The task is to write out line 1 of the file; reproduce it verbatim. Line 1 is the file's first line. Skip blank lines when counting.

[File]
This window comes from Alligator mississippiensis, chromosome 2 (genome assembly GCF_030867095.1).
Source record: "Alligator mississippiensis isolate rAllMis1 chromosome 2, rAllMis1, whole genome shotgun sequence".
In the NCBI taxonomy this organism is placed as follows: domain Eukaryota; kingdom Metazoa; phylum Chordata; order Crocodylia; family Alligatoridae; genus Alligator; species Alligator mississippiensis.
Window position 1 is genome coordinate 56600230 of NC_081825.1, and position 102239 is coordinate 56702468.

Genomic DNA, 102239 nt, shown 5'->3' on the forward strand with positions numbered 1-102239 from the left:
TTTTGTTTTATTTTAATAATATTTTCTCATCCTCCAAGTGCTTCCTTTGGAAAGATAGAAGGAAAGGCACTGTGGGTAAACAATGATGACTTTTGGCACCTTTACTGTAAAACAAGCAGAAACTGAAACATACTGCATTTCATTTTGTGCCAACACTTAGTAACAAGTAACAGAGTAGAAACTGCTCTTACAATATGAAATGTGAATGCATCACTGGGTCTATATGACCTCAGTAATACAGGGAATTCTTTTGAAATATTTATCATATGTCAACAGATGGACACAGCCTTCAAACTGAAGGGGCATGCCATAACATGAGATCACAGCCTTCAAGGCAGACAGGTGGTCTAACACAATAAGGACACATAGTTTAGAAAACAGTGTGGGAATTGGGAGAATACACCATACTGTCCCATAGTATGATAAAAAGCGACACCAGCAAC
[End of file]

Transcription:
This window comes from Alligator mississippiensis, chromosome 2 (genome assembly GCF_030867095.1).